In May 2014, when the NDA government was voted to power, it started making efforts to make GST a reality. Jaitley had in February 2015 set April 2016 as the deadline for rolling out GST. It was later changed to July 1, 2017.
Chronology of events leading up to introduction of GST:
2000: The then NDA government headed by Atal Bihari Vajpayee began a discussion on GST by setting up an empowered committee, headed by Asim Dasgupta (then West Bengal Finance Minister). The committee was asked to design the GST model and oversee its rollout.
2003: The Kelkar Task Force on indirect tax suggested a comprehensive Goods and Services Tax (GST) based on VAT principle.
2006-07: A proposal to introduce a pan-India Goods and Services Tax (GST) by April 1, 2010, was first mooted in the Budget Speech for the financial year 2006-07 by then FM P Chidambaram.
Since the proposal involved reform/ restructuring of not only indirect taxes levied by the Centre but also the States, the responsibility of preparing a Design and Road Map for the implementation of GST was assigned to the Empowered Committee of State Finance Ministers (EC).
September 2009: In order to take the GST-related work further, a Joint Working Group consisting of officers from the Centre as well as states was constituted.
November 2009: Based on inputs from Centre and states, the empowered committee released its First Discussion Paper on Goods and Services Tax.
March 2011: To amend the Constitution to enable introduction of GST, the Constitution (115th Amendment) Bill was introduced in the Lok Sabha. The Bill was referred to the Standing Committee on Finance of the Parliament for examination and report.
November 2012: A ‘Committee on GST Design’, consisting of the officials of the Centre and states and the Empowered Committee was constituted.
January 2013: The Committee undertook a detailed discussion on GST design including the Constitution (115th) Amendment Bill and submitted its report. Based on this report, the EC recommended certain changes in the Constitution Amendment Bill in their meeting at Bhubaneswar in the same month.
It was also decided during the meet to constitute three committees of officers to discuss and report on various aspects of GST. These included Committee on Place of Supply Rules and Revenue Neutral Rates; Committee on dual control, threshold and exemption and a Committee on IGST and GST on imports.
August 2013: The Parliamentary Standing Committee submitted its report to the Lok Sabha. The recommendations of the Empowered Committee and the recommendations of the Parliamentary Standing Committee were examined in the Ministry in consultation with the Legislative Department and subsequently most of the recommendations were accepted.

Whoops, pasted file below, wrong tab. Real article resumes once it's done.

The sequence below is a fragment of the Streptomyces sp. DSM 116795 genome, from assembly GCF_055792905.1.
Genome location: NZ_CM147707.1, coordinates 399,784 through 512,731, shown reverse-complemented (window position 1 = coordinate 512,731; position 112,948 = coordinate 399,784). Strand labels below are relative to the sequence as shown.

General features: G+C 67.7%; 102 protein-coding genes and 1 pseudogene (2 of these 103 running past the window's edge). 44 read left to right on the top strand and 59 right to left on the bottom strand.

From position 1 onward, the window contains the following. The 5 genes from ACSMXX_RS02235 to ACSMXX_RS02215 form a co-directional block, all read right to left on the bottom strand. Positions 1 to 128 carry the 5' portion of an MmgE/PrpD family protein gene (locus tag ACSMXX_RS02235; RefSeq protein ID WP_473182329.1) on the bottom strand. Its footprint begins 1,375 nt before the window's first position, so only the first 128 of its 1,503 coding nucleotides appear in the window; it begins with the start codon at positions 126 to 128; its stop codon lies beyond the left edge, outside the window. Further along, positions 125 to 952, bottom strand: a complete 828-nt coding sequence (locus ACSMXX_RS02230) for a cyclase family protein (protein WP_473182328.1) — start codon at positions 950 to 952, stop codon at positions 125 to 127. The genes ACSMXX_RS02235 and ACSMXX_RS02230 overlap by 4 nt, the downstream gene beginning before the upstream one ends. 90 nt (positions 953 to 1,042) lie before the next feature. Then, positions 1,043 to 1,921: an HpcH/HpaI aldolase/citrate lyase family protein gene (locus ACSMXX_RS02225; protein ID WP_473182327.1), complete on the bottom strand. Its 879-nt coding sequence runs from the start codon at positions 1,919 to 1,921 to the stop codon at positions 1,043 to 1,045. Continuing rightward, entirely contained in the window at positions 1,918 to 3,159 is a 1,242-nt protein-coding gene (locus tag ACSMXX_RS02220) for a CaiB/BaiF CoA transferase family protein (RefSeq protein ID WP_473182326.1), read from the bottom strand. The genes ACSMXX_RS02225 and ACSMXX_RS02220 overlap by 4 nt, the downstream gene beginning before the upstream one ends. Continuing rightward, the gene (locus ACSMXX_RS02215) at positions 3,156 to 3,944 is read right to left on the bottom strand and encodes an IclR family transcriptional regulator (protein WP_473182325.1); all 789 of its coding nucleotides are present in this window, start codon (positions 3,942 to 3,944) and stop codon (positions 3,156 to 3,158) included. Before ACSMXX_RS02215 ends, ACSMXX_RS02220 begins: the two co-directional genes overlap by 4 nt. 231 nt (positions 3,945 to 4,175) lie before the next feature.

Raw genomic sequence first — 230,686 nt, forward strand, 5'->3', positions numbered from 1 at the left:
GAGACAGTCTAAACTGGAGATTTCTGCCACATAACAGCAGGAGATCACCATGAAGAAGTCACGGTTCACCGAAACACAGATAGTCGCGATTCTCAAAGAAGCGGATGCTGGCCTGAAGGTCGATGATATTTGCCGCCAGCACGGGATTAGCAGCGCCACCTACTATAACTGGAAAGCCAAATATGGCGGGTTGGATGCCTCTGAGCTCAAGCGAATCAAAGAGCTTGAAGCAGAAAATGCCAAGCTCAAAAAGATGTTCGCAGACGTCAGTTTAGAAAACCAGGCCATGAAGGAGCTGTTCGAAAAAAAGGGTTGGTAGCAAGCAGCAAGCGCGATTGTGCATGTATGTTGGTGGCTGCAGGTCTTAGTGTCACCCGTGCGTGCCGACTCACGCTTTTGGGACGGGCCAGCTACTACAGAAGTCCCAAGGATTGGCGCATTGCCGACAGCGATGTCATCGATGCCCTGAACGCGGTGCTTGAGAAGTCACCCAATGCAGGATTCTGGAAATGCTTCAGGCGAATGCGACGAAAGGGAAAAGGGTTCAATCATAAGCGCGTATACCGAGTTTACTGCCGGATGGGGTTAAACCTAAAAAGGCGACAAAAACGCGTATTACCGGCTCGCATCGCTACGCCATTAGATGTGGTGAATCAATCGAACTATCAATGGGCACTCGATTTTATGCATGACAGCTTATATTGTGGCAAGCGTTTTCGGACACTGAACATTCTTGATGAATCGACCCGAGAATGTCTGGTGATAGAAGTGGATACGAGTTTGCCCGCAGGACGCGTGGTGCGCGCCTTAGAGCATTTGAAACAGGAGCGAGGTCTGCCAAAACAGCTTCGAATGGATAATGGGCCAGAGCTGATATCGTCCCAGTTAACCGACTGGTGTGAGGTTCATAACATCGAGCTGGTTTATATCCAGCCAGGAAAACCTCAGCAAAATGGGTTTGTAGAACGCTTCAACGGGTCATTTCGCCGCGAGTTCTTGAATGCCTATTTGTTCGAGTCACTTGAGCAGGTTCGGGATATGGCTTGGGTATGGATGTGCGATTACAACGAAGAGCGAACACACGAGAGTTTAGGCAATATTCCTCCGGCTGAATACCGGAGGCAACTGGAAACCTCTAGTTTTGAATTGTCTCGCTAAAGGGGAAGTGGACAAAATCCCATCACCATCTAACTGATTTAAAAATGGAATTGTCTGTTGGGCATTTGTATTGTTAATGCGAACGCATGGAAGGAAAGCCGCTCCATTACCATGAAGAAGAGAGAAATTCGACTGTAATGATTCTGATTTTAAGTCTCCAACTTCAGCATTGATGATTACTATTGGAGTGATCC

September 2013: The final draft Constitutional Amendment Bill incorporating the above stated changes were sent to the Empowered Committee for consideration.
November 2013: The EC once again made certain recommendations on the Bill after its meeting in Shillong. Certain recommendations of the Empowered Committee were incorporated in the draft Constitution (115th Amendment) Bill.
March 2014: The revised draft was sent for consideration of the Empowered Committee. The 115th Constitutional (Amendment) Bill, 2011, for the introduction of GST introduced in the Lok Sabha in March 2011 lapsed with the dissolution of the 15th Lok Sabha.
June 2014: The draft Constitution Amendment Bill was sent to the Empowered Committee after approval of the new government.
December 17, 2014: Based on a broad consensus reached with the Empowered Committee on the contours of the Bill, the Cabinet approved the proposal for introduction of a Bill in the Parliament for amending the Constitution of India to facilitate the introduction of GST.
December 19, 2014: The Bill was introduced in the Lok Sabha.
June 5, 2015: The Bill was passed by the Lok Sabha. It was then referred to the Select Committee of Rajya Sabha.
July 22, 2015: The Select Committee of Rajya Sabha submitted its report.
June 14, 2016: The Ministry of Finance released draft Model law on GST in public domain for views and suggestions.
March 29, 2017: The Lok Sabha passed Goods and Services Tax (GST) Bill. The Lower House passed all four bills: Central GST, Integrated GST Bills, Union Territory GST and the GST (Compensation to the States) Bill 2017.
April 6, 2017: The Rajya Sabha passed all four supplementary legislations, enabling government to rollout the landmark regime.